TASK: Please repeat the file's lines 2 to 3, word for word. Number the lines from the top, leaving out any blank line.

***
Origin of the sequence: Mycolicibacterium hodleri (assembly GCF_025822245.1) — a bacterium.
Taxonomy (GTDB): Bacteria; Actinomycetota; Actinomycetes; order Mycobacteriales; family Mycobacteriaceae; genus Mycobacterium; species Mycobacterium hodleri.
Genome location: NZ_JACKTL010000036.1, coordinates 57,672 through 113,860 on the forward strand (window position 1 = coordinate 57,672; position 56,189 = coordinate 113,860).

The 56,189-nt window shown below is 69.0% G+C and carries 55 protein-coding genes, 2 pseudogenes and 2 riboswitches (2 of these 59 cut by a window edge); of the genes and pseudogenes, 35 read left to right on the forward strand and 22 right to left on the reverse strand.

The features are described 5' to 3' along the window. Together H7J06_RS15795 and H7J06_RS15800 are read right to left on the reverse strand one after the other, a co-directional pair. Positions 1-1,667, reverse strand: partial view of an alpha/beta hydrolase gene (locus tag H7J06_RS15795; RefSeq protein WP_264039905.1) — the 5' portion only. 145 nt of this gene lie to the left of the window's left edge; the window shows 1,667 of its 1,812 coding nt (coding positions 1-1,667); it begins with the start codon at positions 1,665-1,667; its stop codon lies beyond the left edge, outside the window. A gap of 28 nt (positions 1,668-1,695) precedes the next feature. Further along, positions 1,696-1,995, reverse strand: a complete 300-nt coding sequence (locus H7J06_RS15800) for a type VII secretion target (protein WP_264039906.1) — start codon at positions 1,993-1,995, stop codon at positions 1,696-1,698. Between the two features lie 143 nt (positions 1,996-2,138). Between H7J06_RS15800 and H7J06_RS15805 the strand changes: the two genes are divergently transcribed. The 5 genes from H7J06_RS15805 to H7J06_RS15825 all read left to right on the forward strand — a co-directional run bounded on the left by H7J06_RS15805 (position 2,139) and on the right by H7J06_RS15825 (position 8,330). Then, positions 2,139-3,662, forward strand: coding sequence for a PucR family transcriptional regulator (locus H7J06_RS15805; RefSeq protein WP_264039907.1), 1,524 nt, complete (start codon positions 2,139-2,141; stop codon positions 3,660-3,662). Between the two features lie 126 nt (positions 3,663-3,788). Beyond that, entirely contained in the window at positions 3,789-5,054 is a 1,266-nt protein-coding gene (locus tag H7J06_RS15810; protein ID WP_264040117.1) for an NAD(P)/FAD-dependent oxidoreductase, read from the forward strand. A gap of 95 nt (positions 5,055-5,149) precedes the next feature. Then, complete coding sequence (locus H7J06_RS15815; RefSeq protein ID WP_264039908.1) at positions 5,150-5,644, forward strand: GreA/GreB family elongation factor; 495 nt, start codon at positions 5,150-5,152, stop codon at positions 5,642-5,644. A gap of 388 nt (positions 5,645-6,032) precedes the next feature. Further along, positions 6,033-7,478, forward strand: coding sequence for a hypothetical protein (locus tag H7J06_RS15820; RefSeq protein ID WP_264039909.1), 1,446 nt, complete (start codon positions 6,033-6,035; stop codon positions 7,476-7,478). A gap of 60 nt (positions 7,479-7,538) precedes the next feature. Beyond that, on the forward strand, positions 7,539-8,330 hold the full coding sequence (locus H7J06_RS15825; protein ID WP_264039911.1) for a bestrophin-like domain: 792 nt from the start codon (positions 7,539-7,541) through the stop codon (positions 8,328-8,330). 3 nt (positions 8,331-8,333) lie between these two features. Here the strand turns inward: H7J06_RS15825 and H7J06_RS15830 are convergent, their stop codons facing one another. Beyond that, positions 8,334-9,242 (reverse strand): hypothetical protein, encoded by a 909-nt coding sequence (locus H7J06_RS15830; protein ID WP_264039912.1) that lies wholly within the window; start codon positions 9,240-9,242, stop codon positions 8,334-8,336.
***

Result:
Taxonomy (GTDB): Bacteria; Actinomycetota; Actinomycetes; order Mycobacteriales; family Mycobacteriaceae; genus Mycobacterium; species Mycobacterium hodleri.
Genome location: NZ_JACKTL010000036.1, coordinates 57,672 through 113,860 on the forward strand (window position 1 = coordinate 57,672; position 56,189 = coordinate 113,860).